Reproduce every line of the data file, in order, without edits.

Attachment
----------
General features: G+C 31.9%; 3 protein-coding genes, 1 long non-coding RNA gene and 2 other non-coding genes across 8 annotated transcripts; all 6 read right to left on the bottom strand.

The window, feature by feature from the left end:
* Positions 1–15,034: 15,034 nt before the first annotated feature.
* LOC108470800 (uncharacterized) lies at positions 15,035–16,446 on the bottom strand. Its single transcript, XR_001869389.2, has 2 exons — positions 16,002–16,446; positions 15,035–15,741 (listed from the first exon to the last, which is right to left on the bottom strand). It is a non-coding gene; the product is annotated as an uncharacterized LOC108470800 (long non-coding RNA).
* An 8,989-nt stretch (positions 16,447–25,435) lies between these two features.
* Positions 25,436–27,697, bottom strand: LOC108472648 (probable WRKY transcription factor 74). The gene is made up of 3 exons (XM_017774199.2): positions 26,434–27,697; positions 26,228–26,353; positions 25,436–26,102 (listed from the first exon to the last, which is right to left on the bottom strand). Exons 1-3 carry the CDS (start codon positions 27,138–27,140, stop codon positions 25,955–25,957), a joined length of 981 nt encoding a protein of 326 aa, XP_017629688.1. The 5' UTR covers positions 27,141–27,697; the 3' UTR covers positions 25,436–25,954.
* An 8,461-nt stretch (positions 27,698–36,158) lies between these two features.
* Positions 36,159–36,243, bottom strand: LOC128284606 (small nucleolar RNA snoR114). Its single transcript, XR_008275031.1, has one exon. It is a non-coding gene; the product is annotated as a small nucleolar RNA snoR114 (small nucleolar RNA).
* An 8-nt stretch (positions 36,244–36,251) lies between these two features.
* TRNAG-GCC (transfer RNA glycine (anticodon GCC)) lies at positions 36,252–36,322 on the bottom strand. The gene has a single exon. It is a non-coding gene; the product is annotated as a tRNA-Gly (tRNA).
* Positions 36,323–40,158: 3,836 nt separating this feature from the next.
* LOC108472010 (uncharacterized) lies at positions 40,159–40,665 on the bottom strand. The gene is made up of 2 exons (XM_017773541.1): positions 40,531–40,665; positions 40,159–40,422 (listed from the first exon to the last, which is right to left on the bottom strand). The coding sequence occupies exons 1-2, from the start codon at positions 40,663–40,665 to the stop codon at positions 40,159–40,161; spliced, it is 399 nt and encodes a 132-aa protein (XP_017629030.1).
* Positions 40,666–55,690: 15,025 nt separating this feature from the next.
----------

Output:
General features: G+C 31.9%; 3 protein-coding genes, 1 long non-coding RNA gene and 2 other non-coding genes across 8 annotated transcripts; all 6 read right to left on the bottom strand.

The window, feature by feature from the left end:
* Positions 1–15,034: 15,034 nt before the first annotated feature.
* LOC108470800 (uncharacterized) lies at positions 15,035–16,446 on the bottom strand. Its single transcript, XR_001869389.2, has 2 exons — positions 16,002–16,446; positions 15,035–15,741 (listed from the first exon to the last, which is right to left on the bottom strand). It is a non-coding gene; the product is annotated as an uncharacterized LOC108470800 (long non-coding RNA).
* An 8,989-nt stretch (positions 16,447–25,435) lies between these two features.
* Positions 25,436–27,697, bottom strand: LOC108472648 (probable WRKY transcription factor 74). The gene is made up of 3 exons (XM_017774199.2): positions 26,434–27,697; positions 26,228–26,353; positions 25,436–26,102 (listed from the first exon to the last, which is right to left on the bottom strand). Exons 1-3 carry the CDS (start codon positions 27,138–27,140, stop codon positions 25,955–25,957), a joined length of 981 nt encoding a protein of 326 aa, XP_017629688.1. The 5' UTR covers positions 27,141–27,697; the 3' UTR covers positions 25,436–25,954.
* An 8,461-nt stretch (positions 27,698–36,158) lies between these two features.
* Positions 36,159–36,243, bottom strand: LOC128284606 (small nucleolar RNA snoR114). Its single transcript, XR_008275031.1, has one exon. It is a non-coding gene; the product is annotated as a small nucleolar RNA snoR114 (small nucleolar RNA).
* An 8-nt stretch (positions 36,244–36,251) lies between these two features.
* TRNAG-GCC (transfer RNA glycine (anticodon GCC)) lies at positions 36,252–36,322 on the bottom strand. The gene has a single exon. It is a non-coding gene; the product is annotated as a tRNA-Gly (tRNA).
* Positions 36,323–40,158: 3,836 nt separating this feature from the next.
* LOC108472010 (uncharacterized) lies at positions 40,159–40,665 on the bottom strand. The gene is made up of 2 exons (XM_017773541.1): positions 40,531–40,665; positions 40,159–40,422 (listed from the first exon to the last, which is right to left on the bottom strand). The coding sequence occupies exons 1-2, from the start codon at positions 40,663–40,665 to the stop codon at positions 40,159–40,161; spliced, it is 399 nt and encodes a 132-aa protein (XP_017629030.1).
* Positions 40,666–55,690: 15,025 nt separating this feature from the next.